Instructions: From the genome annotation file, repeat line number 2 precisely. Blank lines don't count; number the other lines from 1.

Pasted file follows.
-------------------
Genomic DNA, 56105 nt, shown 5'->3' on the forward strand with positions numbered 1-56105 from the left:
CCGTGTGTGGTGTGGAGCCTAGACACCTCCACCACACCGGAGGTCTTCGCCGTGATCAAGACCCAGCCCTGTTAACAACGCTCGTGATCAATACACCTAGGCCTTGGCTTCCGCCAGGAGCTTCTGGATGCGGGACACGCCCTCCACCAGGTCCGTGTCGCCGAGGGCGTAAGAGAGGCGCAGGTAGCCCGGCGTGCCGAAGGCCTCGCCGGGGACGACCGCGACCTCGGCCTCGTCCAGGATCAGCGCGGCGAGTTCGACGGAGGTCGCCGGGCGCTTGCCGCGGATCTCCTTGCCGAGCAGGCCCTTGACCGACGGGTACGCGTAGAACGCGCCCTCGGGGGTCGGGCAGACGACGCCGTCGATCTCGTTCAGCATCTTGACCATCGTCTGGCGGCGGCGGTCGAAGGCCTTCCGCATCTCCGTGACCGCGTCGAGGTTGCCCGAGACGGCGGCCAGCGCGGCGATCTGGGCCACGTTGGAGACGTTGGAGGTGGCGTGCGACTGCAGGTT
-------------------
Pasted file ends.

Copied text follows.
CCGTGTGTGGTGTGGAGCCTAGACACCTCCACCACACCGGAGGTCTTCGCCGTGATCAAGACCCAGCCCTGTTAACAACGCTCGTGATCAATACACCTAGGCCTTGGCTTCCGCCAGGAGCTTCTGGATGCGGGACACGCCCTCCACCAGGTCCGTGTCGCCGAGGGCGTAAGAGAGGCGCAGGTAGCCCGGCGTGCCGAAGGCCTCGCCGGGGACGACCGCGACCTCGGCCTCGTCCAGGATCAGCGCGGCGAGTTCGACGGAGGTCGCCGGGCGCTTGCCGCGGATCTCCTTGCCGAGCAGGCCCTTGACCGACGGGTACGCGTAGAACGCGCCCTCGGGGGTCGGGCAGACGACGCCGTCGATCTCGTTCAGCATCTTGACCATCGTCTGGCGGCGGCGGTCGAAGGCCTTCCGCATCTCCGTGACCGCGTCGAGGTTGCCCGAGACGGCGGCCAGCGCGGCGATCTGGGCCACGTTGGAGACGTTGGAGGTGGCGTGCGACTGCAGGTT